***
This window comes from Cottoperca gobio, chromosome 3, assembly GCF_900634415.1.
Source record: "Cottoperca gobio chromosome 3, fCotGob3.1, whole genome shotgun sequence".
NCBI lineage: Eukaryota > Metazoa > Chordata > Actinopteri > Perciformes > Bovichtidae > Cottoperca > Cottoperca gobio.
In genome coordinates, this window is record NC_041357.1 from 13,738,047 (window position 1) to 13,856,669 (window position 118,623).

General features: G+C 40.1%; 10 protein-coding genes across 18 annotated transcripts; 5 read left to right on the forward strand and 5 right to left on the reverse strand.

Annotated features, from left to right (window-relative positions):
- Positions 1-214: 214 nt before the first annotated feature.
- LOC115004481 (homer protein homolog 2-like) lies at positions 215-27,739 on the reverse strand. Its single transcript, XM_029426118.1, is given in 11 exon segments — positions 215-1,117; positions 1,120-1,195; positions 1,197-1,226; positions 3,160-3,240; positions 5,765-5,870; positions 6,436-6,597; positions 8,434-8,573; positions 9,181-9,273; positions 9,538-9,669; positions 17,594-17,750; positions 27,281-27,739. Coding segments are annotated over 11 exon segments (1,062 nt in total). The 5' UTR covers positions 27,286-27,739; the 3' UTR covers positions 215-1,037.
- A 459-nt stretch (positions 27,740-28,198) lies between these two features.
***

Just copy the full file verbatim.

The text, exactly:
This window comes from Cottoperca gobio, chromosome 3, assembly GCF_900634415.1.
Source record: "Cottoperca gobio chromosome 3, fCotGob3.1, whole genome shotgun sequence".
NCBI lineage: Eukaryota > Metazoa > Chordata > Actinopteri > Perciformes > Bovichtidae > Cottoperca > Cottoperca gobio.
In genome coordinates, this window is record NC_041357.1 from 13,738,047 (window position 1) to 13,856,669 (window position 118,623).

General features: G+C 40.1%; 10 protein-coding genes across 18 annotated transcripts; 5 read left to right on the forward strand and 5 right to left on the reverse strand.

Annotated features, from left to right (window-relative positions):
- Positions 1-214: 214 nt before the first annotated feature.
- LOC115004481 (homer protein homolog 2-like) lies at positions 215-27,739 on the reverse strand. Its single transcript, XM_029426118.1, is given in 11 exon segments — positions 215-1,117; positions 1,120-1,195; positions 1,197-1,226; positions 3,160-3,240; positions 5,765-5,870; positions 6,436-6,597; positions 8,434-8,573; positions 9,181-9,273; positions 9,538-9,669; positions 17,594-17,750; positions 27,281-27,739. Coding segments are annotated over 11 exon segments (1,062 nt in total). The 5' UTR covers positions 27,286-27,739; the 3' UTR covers positions 215-1,037.
- A 459-nt stretch (positions 27,740-28,198) lies between these two features.